Altered .30-03 paper bullet blank charger

I’d love to see a sectioned paper projectile. I understand there is a central cavity in it. Hope like heck that the charger is original.

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I was once told that some of the paper bullets were powder filled. Any truth to that?

Unfortunately, I recently damaged one of these rounds in a bunch of loose cartridges I was given by an old EOD buddy. The part of the bullet that is seated and crimped into the case mouth is pretty much solid, compacted paper. But the bullet itself, from about 1/8 inch from the case mouth to the tip, is only a couple layers of the brown thin cardboard, then filled with some small brown bits that reminded me of a case tumbler polishing media. Not a fine “power” and the same light brown color. Not heavy like something graphited, but light like corn cob or walnut shell. I should have saved the “sawdust” appearing stuff for analysis or sharing!
Taber

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Although originally made as .30-03 blanks, those shown in the photo have had the front of the case mouth slightly squeezed down so they will chamber better in M1903 rifles made in .30-06 caliber (or altered from .30-03 to .30-06). Apparently there were a lot of these converted.
HWS Volume 2 covers these.

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30-06 length. Remaining headstamp is F A but the date is missing.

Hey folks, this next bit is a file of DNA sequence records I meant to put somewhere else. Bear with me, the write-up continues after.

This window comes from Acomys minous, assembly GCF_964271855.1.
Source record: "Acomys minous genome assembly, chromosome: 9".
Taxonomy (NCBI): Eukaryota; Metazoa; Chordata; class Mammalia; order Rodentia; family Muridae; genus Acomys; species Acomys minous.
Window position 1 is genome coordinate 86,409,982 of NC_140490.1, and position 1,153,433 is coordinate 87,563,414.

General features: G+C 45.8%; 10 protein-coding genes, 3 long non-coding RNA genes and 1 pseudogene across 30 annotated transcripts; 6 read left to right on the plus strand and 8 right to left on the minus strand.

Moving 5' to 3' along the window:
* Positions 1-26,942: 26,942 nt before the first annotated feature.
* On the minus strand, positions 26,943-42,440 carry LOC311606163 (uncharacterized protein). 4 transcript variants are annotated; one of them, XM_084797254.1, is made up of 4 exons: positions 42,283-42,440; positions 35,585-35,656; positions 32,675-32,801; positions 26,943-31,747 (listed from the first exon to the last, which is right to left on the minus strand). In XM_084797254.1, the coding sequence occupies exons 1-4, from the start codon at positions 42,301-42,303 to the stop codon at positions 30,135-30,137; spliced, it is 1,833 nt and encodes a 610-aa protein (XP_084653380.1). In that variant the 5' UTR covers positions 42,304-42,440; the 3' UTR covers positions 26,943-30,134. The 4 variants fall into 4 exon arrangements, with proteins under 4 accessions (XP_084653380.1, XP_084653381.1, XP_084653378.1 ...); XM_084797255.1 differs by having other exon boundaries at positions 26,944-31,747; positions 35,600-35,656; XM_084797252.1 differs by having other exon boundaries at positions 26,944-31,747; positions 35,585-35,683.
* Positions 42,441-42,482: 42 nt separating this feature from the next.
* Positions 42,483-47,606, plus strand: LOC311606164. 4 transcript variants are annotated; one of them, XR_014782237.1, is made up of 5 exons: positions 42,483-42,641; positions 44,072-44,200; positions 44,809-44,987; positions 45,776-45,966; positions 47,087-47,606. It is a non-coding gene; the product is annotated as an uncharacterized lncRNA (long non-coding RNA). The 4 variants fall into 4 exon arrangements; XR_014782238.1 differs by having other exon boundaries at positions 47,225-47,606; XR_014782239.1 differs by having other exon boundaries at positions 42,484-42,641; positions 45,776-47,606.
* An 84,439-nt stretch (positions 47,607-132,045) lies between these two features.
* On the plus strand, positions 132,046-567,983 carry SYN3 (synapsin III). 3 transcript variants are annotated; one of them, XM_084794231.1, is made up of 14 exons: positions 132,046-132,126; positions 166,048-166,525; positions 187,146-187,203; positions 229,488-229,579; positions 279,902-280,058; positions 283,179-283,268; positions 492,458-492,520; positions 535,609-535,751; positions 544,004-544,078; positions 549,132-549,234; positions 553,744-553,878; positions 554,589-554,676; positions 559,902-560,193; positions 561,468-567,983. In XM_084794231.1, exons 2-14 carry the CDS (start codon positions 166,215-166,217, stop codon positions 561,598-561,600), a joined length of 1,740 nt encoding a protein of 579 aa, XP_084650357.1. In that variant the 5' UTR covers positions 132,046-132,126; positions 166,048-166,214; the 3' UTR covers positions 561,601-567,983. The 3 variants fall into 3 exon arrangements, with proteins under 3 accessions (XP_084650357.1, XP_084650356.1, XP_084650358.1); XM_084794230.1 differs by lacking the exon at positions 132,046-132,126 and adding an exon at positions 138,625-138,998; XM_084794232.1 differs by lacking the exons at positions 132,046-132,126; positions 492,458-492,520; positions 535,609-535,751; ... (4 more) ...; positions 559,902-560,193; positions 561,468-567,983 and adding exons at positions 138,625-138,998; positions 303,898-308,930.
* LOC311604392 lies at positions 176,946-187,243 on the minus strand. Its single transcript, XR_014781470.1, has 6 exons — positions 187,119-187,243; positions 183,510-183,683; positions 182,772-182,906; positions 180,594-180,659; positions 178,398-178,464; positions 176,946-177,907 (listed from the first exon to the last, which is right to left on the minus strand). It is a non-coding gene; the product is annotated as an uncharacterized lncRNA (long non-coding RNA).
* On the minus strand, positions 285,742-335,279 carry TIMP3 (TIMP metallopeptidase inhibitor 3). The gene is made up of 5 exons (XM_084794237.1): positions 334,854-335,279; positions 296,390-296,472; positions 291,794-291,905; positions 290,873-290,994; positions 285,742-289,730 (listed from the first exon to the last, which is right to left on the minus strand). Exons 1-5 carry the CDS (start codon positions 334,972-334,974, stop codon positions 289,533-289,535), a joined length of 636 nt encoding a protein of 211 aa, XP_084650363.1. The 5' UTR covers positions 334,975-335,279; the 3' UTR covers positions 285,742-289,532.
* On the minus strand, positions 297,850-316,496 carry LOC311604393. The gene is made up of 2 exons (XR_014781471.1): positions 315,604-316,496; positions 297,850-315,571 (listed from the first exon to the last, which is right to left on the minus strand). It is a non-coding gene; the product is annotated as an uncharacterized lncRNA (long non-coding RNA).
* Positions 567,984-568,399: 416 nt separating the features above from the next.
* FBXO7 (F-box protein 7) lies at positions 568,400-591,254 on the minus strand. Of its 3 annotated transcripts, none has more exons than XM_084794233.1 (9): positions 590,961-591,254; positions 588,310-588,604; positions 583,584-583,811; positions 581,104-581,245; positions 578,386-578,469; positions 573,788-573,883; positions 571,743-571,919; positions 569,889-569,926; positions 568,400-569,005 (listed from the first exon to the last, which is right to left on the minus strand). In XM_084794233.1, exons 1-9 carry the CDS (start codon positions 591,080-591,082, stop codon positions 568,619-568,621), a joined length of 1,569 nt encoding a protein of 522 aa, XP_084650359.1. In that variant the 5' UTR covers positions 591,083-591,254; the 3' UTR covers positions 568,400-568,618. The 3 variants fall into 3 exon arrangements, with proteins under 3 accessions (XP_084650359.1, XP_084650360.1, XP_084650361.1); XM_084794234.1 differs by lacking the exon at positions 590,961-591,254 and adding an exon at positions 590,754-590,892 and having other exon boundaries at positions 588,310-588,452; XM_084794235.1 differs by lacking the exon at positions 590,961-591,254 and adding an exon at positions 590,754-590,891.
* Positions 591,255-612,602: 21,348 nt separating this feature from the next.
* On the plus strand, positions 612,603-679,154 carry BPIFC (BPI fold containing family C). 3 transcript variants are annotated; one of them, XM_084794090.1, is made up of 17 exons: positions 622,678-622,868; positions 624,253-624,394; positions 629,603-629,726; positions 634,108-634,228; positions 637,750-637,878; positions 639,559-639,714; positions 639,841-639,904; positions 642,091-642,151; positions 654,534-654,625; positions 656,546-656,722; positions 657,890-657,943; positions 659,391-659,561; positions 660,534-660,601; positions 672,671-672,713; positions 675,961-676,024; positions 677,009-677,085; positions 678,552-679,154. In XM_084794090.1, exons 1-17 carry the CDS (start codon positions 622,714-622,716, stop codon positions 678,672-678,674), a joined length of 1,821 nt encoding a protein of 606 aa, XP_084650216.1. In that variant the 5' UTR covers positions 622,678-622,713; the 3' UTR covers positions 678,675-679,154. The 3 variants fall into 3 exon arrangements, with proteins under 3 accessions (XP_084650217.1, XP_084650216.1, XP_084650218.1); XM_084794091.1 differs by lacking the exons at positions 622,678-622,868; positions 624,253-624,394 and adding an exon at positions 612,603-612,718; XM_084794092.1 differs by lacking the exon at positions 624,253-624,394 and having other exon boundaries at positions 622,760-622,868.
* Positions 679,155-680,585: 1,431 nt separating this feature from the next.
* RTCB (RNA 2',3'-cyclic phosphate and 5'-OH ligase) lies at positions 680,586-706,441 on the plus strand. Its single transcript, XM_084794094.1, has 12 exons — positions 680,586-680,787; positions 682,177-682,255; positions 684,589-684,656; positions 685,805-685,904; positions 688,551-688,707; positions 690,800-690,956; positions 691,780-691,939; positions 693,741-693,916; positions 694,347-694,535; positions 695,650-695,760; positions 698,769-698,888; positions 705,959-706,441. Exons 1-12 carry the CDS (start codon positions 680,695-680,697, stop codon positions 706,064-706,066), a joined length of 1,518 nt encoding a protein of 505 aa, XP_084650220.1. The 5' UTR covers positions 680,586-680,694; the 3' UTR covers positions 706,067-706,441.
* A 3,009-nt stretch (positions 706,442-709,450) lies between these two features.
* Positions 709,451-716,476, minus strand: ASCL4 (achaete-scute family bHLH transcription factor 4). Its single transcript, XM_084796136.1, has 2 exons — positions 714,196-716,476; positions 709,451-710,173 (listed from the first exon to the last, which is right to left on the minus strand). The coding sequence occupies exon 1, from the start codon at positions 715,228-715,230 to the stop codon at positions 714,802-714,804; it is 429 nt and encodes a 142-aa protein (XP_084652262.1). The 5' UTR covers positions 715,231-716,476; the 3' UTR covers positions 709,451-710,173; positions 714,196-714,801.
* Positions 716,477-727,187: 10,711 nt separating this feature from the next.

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Thanks. Chris Punnett stated in his book that a small charge of EC powder was placed into the cavity of the bullet and sealed with shellac to aid in breakup of the bullet. Your photo does not show this, but I understand the basic structure.

Also picked up a charger filled with .30-03 paper blank cartridges last month. Dates are 5 05 and the rest 6-05’s. I wonder what that hole in the center inside was for. Tom

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Vlad’s clip with the very rounded ends is an early one. As to Tom’s query about the hole in the center (of the clip spring) I believe it served as a tooling index in early clips’ manufacture. Early Mauser clips have similar holes in the spring. Jack

p.s. if you will check Brian Green’s material on manufacture of 7x57 ammunition (and clips) in Spain in the 1890s you will see that the steel strips which were to become the spring portion of the clip had holes punched at an early stage in the manufacture. This seems to suggest the holes were intended to position the metal strips in the production tooling.

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